Publications

Accessibility


Seniors and Food Safety: When Grandparents Take Care of Grandchildren (FN703)

Many of the feeding practices you used with your own children may no longer be advocated for today’s infants and toddlers. Let’s take a look at the food safety implications of feeding a special new person in your life.

Julie Garden-Robinson, Ph.D., R.D., L.R.D., Food and Nutrition Specialist


Food Safety and Young Children

You’ve probably seen the T-shirts that read: “If I’d known how much fun it is to have grandchildren, I would have had them first.”

Well, having your grandchildren come to visit or regularly lending a hand with their care is fun. But as you know, the care and feeding of grandchildren also is a major responsibility.

The Latest, Safest Information on Feeding Infants and Young Children

Keep it clean. Wash your hands before making formula and before food preparation. According to a Penn State University study of mothers with infants less than 4 months old:

  • 32 percent said they don’t wash their hands after changing their babies’ diapers
  • 15 percent said they don’t wash their hands after they go to the bathroom
  • 10 percent don’t wash their hands after handling raw meat
  • 41 percent don’t wash their hands after petting animals
  •  5 percent didn’t wash their hands after gardening or working with soil

Did you know that not washing hands could result in infant diarrhea because bacteria can grow:

  • on diapers
  • in feces and urine
  • in raw meat, poultry, seafood and eggs
  • on animals such as dogs, cats, turtles, snakes and birds
  • in soil and water

Handling Baby’s Food Safely

Harmful bacteria from a baby’s mouth can be introduced into food or bottles, where they can grow and multiply even after refrigeration and reheating. If the baby does not finish a bottle, do not save it for another time.

Likewise, do not feed a baby from a jar of baby food and put it back in the refrigerator for another time. Saliva on the spoon contaminates the remaining food.

Perishable items such as milk, formula or food left out of the refrigerator or without a cold source for more than two hours should not be used.

When traveling with a baby:

  • Transport bottles and food in an insulated cooler.
  • Place the ice chest in the passenger compartment of the car. It’s cooler than in the trunk.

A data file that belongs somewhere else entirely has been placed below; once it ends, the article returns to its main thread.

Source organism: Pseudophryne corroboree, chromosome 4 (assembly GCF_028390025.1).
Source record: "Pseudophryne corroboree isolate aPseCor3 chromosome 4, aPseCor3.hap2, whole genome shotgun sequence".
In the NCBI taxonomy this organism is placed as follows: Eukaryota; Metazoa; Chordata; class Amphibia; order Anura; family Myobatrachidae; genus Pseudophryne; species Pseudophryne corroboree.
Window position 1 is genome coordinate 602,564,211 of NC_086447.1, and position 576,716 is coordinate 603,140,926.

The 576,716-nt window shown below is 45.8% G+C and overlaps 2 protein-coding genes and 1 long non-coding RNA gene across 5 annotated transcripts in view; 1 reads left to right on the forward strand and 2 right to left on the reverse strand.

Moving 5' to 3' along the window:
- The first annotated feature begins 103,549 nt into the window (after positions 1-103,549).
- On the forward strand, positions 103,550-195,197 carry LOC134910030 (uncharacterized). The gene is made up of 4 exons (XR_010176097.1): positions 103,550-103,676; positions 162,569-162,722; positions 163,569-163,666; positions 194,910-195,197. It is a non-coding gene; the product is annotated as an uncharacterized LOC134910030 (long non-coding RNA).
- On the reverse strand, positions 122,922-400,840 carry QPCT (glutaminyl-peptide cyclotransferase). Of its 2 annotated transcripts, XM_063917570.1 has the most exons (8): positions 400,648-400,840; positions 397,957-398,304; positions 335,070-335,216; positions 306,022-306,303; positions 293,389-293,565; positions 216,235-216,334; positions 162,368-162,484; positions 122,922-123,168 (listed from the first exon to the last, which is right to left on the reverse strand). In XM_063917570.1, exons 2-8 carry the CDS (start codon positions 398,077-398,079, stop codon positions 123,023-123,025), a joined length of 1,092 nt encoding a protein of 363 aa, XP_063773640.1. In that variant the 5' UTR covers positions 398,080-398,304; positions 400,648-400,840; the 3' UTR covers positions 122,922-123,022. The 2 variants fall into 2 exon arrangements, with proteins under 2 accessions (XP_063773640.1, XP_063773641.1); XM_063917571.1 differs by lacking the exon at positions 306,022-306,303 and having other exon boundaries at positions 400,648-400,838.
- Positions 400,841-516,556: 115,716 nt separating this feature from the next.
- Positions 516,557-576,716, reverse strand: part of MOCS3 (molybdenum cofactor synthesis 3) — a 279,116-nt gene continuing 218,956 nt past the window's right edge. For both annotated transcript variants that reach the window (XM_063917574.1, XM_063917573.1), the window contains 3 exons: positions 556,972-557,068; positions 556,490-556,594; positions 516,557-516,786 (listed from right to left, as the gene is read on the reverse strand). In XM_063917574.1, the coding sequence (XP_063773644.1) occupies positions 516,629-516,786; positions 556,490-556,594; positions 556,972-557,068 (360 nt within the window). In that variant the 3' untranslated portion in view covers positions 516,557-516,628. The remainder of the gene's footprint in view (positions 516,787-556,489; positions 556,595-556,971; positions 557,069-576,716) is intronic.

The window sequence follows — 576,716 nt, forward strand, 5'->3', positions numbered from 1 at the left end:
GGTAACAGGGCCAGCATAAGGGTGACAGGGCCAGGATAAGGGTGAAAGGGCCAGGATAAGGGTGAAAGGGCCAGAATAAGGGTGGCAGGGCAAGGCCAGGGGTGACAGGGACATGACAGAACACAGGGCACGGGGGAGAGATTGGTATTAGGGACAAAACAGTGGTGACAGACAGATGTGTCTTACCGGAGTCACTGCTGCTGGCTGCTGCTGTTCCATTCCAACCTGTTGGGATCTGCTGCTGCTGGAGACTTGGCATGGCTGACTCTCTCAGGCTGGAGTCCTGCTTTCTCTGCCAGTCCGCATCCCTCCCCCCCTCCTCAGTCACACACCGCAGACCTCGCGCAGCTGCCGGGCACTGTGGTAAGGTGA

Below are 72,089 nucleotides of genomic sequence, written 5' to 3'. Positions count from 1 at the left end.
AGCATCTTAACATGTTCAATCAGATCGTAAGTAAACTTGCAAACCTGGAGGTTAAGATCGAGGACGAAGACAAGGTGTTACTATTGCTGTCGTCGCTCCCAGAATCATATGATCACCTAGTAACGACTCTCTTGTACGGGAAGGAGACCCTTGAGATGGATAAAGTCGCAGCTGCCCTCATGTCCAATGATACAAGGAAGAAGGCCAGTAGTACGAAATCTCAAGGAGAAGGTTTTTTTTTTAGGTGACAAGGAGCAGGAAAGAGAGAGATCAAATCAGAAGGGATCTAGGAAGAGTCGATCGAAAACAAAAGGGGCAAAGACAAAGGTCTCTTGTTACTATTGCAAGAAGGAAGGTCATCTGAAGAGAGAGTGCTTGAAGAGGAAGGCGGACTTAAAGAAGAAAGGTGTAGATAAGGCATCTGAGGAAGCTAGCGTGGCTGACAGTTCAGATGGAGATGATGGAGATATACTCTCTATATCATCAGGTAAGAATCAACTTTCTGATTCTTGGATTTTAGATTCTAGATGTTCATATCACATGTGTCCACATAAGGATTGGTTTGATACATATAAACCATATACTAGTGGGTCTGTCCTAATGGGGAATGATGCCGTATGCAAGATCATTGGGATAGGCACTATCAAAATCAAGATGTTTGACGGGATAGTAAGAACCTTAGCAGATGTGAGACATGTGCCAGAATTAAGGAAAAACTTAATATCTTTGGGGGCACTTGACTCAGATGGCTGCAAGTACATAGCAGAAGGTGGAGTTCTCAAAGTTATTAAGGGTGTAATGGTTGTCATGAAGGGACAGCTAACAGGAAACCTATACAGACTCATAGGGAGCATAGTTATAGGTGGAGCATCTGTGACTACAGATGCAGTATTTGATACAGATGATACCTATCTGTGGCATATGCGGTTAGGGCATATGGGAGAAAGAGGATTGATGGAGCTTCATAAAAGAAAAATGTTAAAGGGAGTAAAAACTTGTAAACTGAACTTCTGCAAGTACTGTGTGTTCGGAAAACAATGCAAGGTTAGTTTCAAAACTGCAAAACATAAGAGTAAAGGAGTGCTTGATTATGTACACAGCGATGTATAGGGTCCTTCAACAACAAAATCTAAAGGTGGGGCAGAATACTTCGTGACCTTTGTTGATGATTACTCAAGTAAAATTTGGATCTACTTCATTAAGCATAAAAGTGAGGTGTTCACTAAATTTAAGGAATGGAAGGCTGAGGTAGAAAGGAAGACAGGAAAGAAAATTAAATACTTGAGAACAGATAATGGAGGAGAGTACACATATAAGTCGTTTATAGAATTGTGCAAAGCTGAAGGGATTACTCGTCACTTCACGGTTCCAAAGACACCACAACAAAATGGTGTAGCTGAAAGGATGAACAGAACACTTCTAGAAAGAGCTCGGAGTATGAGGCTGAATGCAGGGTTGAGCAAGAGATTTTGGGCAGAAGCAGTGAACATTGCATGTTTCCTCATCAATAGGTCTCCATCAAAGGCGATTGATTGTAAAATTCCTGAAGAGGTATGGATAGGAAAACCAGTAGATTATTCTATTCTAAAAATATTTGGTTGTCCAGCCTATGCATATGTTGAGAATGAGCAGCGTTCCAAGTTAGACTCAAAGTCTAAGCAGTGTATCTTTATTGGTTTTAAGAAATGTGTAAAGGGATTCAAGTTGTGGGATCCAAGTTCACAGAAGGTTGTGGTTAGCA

• Use frozen gel packs to keep food or bottles cold on long outings.
  • Do not keep bottles or food in the same bag with dirty diapers.

Follow the manufacturer’s recommendations for preparing bottles before filling with formula or milk.

Observe “use by” dates on formula cans. See the baby food safe storage chart for detailed information. Do not feed a baby anything kept longer than indicated on the chart.

Those interested in health foods may consider using honey as a sweetener to entice babies to drink water from a bottle. Honey is not safe for children less than a year old. It can contain the botulinum organism that could cause illness or death. Raw or unpasteurized milk should not be served to infants and children.

If making homemade baby food, use a brush to clean areas around the blender blades or food processor parts. Old food particles can harbor harmful bacteria that may contaminate other foods.

Use detergent and hot water to wash and rinse all utensils (including the can opener) that come in contact with baby foods. If using commercial baby foods, check whether the safety button on the lid is down. If the jar lid doesn’t “pop” when opened, do not use it. Discard jars with chipped glass or rusty lids.

To freeze homemade baby food, put the mixture in an ice cube tray. Cover with heavy-duty plastic wrap until the food is frozen. Then pop the food cubes into a freezer bag or airtight container and date it. Store up to three months. One cube equals one serving.

Small jars also can be used for freezing. Leave about ½ inch of space at the top because food expands when frozen.

Safe Storage of Baby Food

NOTE: Don’t leave baby food solids or liquids out at room temperature for more than two hours.

Food Storage Chart

Source: Adapted with permission from FDA/Center for Food Safety and Applied Nutrition, May 1999.

Developed in cooperation with AARP

This material is based upon work supported by the Cooperative State Research, Education and Extension Service, U.S. Department of Agriculture, under Agreement No. 2002-51110-01512.

For more information about food safety, visit the NDSU Extension Service Web site.

Reviewed November 2017

Filed under: , , ,
Creative Commons License
Feel free to use and share this content, but please do so under the conditions of our Creative Commons license and our Rules for Use. Thanks.